Sadly enough the heroic attitude of W/C Arthur Noble was never officially recognized by UK authorities and no medal was awarded, while both Jolly and Wathey were awarded the Distinguished Flying Medal and Allitt was awarded the Distinguished Flying Cross; all these men were subsequently killed in action on the 13th of June 1940, the 12th of February 1942 and the 23rd of February 1944 respectively. ([8])






([1]) Source : Lancing College War Memorial
([2]) Source : letter from P/O Allitt to Mrs. A.Luxmoore
"Dear Mrs Luxmoore, 
Your address, through Wing Commander Jordan, has just reached me or I should have written sooner. I think he has already told you that I was with your husband last week. Although I can tell you little more than you already know, I thought you might like to hear from me as I was in his aircraft. We took off at about 10.30pm on Saturday and, when over Germany about two hours later the aircraft was hit and badly crippled. Fortunately none of us were hurt. Thanks to the magnificent piloting of the Wing Commander we managed to reach friendly territory in Belgium, where he ordered us to abandon the aircraft by parachute. He of course was the last to leave. Throughout he was apparently unperturbed, and I feel that there is every chance that we may yet hear from him. Only flying people can appreciate to the full his superb handling of the almost completely disabled aircraft. The rest of us owe our lives to him, and could not express in words our admiration and gratitude. This was our eighth raid together and I shall miss his leadership and comradeship terribly. I do hope you will accept my sincere sympathy in your great anxiety. If there is anything I can do to help please let me know.”
()[3] Source : Extract of the book “So Few” by David Masters (published 1999)
([4]) Source : http://fr.wikipedia.org/wiki/22e_division_d’infanterie_(France)#Bataille_de_France
([5]) Source : Extract of the book “So Few” by David Masters (published 1999)
([6]) Source : following letter by the W/C’s father, Lancelot Luxmoore, dated September 11, 1940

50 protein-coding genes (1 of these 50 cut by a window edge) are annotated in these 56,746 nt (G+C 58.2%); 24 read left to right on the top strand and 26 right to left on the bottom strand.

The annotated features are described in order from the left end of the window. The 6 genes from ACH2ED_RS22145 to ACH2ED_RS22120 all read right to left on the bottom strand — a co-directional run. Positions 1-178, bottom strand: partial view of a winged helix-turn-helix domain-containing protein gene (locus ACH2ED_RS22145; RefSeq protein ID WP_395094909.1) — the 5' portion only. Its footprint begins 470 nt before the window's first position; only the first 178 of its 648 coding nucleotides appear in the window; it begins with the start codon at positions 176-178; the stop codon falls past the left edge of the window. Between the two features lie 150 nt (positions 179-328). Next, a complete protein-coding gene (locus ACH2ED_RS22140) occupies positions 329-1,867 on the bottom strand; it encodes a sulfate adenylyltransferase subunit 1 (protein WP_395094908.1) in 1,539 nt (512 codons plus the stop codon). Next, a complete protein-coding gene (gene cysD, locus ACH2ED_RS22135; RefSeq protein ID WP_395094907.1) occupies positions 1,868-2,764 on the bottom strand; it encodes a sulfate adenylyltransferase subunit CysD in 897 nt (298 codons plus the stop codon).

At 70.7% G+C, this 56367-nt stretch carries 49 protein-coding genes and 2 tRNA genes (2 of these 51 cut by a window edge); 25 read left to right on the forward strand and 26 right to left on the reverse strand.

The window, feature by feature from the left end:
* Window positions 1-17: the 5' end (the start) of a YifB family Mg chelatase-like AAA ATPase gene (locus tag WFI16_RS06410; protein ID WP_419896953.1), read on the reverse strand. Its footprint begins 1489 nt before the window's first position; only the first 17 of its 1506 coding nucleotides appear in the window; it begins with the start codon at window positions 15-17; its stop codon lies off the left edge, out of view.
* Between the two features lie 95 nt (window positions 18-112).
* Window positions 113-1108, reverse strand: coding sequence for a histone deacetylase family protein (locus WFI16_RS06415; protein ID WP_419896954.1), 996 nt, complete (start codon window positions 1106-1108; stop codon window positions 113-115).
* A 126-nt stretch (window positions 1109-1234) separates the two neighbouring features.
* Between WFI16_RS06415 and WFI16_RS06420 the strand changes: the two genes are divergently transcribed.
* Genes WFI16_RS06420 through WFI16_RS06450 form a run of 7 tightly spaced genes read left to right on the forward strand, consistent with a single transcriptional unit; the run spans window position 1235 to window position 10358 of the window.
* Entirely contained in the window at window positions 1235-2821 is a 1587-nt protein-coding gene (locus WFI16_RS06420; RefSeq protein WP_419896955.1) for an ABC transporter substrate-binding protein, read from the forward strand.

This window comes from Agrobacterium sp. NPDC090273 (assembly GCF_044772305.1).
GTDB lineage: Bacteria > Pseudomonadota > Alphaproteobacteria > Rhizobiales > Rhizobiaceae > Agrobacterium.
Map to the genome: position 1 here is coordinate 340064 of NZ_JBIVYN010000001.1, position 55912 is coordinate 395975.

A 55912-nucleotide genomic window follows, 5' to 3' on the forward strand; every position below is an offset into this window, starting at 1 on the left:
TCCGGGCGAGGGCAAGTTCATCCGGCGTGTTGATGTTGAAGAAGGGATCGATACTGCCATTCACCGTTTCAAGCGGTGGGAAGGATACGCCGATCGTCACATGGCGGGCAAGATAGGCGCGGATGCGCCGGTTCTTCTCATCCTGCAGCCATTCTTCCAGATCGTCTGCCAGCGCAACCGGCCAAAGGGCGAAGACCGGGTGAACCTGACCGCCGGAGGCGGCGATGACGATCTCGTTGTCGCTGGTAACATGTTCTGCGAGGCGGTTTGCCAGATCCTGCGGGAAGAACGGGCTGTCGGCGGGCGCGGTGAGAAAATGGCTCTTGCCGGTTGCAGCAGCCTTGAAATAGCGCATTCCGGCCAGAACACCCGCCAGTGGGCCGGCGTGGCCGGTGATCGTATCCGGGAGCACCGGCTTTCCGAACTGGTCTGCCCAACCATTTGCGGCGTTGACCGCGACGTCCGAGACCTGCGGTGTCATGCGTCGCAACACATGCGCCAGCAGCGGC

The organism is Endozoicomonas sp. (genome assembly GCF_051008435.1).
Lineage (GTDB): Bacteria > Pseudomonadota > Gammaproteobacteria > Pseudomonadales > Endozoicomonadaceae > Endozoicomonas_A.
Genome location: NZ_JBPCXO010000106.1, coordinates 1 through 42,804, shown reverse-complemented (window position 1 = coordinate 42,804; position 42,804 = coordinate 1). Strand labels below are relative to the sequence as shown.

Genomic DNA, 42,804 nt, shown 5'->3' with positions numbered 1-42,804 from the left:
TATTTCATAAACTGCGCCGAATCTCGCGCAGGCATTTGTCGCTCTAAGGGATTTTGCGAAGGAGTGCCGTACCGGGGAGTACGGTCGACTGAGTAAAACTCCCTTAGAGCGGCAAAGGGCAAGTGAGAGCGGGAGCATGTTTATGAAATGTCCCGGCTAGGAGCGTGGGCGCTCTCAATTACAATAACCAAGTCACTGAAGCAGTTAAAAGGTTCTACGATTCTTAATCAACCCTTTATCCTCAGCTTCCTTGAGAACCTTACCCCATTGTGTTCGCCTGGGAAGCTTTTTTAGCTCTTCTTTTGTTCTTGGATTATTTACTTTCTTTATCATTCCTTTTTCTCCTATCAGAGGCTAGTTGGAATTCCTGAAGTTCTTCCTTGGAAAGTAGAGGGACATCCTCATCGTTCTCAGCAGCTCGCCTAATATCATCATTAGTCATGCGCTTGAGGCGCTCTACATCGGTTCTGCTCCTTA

Prisoners of War,
Foreign Office,
Whitehall,
London.
Dear Sirs,
I understand that there is now a regular procedure for making enquiries at the American Embassy in Berlin regarding prisoners of war in Germany and enemy occupied countries.
I should be much obliged if you would make an enquiry of this sort concerning acting Wing. Comm. ARTHUR NOBLE LUXMOORE B.A.F. No, 86112, who was reported missing on May 12th. The facts so far as I have been able to ascertain them are that he was returning from bombing operations somewhere in enemy territory in a Hampden Bomber No. P.1326; one engine of the bomber was out of action and after losing height three of the crew landed unhurt by parachute and were near enough to friendly country to get back, one walking about eight miles before meeting French troops with the numerals 62 or 9 who took him to the H.Q. of the 9th French army.
This took place at approximately 1.20 a.m. in the neighborhood of a village called HOUYET, east of DINANT, ARDENNES. Wing. Comm. A.N. Luxmoore remained in the plane and it is believed that he would have made a similar landing himself.
The enemy were advancing at the time and I wish to ascertain whether he was taken prisoner and is still alive and whether the American Embassy can obtain any information about him from the enemy.
In the case of any information becoming available would you please communicate with me at the above address.
I have tabulated the facts on a separate sheet for your convenience.
Yours faithfully,

([7]) Source : letter from the W/C’s father, L.Luxmoore, to Mrs. A.Luxmoore, the W/C’s wife
([8]) Source : Lancing College War Memorial